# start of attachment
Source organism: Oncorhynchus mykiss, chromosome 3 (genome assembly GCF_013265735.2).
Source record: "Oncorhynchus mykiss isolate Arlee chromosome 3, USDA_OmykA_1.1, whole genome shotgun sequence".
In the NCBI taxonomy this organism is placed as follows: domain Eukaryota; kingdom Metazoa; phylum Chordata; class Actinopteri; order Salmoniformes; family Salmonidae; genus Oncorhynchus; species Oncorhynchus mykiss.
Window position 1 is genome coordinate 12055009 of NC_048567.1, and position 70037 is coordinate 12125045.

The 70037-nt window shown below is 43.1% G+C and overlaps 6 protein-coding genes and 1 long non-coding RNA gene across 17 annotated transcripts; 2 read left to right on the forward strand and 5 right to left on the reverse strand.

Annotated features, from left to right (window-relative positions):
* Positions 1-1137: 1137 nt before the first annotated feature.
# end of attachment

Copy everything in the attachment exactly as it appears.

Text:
Source organism: Oncorhynchus mykiss, chromosome 3 (genome assembly GCF_013265735.2).
Source record: "Oncorhynchus mykiss isolate Arlee chromosome 3, USDA_OmykA_1.1, whole genome shotgun sequence".
In the NCBI taxonomy this organism is placed as follows: domain Eukaryota; kingdom Metazoa; phylum Chordata; class Actinopteri; order Salmoniformes; family Salmonidae; genus Oncorhynchus; species Oncorhynchus mykiss.
Window position 1 is genome coordinate 12055009 of NC_048567.1, and position 70037 is coordinate 12125045.

The 70037-nt window shown below is 43.1% G+C and overlaps 6 protein-coding genes and 1 long non-coding RNA gene across 17 annotated transcripts; 2 read left to right on the forward strand and 5 right to left on the reverse strand.

Annotated features, from left to right (window-relative positions):
* Positions 1-1137: 1137 nt before the first annotated feature.